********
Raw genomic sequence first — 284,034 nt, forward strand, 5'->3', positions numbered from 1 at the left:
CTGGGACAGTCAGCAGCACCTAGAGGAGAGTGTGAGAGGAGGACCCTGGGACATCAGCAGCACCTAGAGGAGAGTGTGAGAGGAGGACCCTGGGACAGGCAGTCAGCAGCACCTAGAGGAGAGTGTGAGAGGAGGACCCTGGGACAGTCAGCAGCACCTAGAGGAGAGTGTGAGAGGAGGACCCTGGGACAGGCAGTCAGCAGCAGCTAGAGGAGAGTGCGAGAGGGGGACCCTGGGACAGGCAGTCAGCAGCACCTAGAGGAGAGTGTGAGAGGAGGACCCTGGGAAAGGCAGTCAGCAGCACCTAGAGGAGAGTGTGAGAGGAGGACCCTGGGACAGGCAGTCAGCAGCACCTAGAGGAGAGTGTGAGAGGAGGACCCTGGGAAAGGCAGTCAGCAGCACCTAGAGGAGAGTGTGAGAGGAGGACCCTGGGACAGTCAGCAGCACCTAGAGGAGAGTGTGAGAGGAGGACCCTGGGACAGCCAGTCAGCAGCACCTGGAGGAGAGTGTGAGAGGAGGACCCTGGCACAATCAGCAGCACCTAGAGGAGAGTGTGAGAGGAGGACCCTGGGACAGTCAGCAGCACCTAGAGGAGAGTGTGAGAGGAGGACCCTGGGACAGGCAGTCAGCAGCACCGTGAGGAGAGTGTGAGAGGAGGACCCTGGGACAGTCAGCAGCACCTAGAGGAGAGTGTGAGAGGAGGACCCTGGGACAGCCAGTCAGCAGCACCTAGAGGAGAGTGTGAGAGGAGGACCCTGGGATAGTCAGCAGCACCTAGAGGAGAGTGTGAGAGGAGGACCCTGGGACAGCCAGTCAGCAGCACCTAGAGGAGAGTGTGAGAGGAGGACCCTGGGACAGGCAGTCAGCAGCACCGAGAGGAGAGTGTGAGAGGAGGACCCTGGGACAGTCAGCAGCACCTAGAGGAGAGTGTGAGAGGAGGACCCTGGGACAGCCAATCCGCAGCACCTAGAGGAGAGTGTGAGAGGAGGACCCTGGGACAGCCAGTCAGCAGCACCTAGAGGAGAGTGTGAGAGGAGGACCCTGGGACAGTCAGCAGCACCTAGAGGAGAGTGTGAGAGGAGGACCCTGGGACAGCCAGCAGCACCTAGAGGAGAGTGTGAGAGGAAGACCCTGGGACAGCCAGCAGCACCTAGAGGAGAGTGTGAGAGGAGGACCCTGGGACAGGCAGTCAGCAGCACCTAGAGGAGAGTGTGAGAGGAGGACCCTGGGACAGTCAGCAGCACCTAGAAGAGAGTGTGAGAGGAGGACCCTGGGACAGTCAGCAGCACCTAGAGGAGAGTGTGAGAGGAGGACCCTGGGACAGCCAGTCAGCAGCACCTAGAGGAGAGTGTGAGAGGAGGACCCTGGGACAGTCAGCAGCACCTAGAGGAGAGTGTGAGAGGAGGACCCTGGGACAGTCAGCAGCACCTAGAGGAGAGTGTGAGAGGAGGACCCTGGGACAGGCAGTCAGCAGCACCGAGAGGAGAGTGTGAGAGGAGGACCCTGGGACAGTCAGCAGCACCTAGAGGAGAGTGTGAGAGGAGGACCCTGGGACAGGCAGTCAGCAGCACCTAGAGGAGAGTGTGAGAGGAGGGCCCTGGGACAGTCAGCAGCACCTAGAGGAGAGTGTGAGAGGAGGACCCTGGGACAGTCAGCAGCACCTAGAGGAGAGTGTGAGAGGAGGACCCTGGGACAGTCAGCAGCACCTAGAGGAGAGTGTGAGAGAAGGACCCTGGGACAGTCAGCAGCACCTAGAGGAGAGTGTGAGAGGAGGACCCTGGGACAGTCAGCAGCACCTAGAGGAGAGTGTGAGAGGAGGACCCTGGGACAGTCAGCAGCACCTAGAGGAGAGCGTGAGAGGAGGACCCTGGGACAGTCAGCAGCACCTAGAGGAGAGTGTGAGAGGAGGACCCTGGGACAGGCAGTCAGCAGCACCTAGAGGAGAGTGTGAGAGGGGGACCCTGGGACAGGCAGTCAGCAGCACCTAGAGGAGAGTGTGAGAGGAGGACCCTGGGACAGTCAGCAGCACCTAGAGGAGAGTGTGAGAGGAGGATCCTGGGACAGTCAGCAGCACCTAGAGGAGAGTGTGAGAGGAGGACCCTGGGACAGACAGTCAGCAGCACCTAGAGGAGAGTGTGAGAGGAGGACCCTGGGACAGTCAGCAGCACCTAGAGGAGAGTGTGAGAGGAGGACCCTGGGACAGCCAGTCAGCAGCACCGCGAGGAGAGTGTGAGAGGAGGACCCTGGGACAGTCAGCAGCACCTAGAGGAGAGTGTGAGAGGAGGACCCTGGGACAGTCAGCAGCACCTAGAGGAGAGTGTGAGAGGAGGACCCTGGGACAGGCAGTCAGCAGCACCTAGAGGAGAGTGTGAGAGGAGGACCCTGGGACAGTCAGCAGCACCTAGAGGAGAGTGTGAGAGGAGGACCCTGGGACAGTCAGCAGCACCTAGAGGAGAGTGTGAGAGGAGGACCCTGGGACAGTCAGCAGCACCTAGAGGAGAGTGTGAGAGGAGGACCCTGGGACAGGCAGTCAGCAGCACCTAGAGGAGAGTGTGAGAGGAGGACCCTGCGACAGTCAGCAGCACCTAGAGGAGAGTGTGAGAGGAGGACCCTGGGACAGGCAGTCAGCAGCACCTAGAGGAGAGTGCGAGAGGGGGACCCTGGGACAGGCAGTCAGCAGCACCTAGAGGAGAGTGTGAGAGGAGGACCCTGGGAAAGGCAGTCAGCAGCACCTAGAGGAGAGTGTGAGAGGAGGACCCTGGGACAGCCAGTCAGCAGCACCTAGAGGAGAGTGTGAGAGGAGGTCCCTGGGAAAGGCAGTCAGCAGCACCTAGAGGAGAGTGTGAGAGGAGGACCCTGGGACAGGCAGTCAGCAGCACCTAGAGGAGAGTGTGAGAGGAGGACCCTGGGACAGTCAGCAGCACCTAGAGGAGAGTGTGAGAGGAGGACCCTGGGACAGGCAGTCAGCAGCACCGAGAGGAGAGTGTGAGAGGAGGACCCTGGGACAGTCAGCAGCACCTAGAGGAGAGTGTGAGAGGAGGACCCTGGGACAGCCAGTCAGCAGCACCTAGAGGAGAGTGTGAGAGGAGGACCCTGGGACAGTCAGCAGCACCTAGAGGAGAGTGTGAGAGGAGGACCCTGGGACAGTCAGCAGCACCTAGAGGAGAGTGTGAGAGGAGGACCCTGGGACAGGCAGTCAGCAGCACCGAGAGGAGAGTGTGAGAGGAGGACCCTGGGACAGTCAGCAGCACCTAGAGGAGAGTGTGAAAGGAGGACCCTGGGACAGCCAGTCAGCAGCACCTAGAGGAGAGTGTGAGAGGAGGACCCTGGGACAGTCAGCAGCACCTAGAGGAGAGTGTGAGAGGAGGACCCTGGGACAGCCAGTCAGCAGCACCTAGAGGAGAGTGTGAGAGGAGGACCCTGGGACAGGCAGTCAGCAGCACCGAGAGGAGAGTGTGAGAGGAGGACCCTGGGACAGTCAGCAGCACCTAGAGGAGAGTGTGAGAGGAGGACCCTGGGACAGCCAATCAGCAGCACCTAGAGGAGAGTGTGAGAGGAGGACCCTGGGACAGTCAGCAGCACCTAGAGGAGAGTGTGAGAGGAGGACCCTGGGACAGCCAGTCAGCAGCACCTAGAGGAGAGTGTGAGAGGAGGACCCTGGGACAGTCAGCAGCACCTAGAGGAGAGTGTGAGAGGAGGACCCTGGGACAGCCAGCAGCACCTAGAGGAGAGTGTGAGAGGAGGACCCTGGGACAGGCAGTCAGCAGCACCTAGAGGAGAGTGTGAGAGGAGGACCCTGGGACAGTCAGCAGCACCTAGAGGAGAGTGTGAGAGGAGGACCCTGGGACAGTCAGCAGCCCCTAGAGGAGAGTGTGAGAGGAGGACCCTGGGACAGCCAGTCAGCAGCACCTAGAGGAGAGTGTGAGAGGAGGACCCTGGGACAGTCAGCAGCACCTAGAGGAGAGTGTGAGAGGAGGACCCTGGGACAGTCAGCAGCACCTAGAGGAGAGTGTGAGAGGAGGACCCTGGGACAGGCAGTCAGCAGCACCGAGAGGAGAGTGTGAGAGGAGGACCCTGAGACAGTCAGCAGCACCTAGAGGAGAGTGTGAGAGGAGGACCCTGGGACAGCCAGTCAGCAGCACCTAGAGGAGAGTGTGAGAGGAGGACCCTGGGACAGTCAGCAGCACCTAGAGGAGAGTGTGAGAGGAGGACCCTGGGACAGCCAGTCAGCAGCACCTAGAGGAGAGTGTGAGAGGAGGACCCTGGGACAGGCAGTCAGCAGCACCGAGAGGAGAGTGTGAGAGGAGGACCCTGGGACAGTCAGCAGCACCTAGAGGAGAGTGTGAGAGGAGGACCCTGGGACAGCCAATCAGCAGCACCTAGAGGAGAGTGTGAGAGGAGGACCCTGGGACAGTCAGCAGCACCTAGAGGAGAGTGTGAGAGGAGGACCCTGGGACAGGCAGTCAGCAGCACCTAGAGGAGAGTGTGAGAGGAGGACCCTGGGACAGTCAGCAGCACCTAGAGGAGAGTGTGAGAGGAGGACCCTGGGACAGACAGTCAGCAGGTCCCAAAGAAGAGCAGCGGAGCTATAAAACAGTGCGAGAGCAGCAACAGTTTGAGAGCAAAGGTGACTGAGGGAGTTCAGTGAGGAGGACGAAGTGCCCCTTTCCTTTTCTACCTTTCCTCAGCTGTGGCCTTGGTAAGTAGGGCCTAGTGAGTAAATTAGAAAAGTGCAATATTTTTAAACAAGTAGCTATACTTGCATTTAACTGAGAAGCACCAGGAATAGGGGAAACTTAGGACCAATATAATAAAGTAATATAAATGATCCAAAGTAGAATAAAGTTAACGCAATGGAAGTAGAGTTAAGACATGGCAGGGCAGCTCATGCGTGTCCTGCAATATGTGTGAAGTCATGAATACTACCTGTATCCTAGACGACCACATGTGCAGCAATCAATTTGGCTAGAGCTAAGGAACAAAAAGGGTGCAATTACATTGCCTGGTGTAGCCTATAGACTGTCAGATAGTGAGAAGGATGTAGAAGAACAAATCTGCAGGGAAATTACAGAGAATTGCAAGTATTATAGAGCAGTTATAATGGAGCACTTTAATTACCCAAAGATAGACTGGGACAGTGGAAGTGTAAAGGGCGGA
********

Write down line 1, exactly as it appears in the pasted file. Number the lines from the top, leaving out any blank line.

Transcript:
Raw genomic sequence first — 284,034 nt, forward strand, 5'->3', positions numbered from 1 at the left: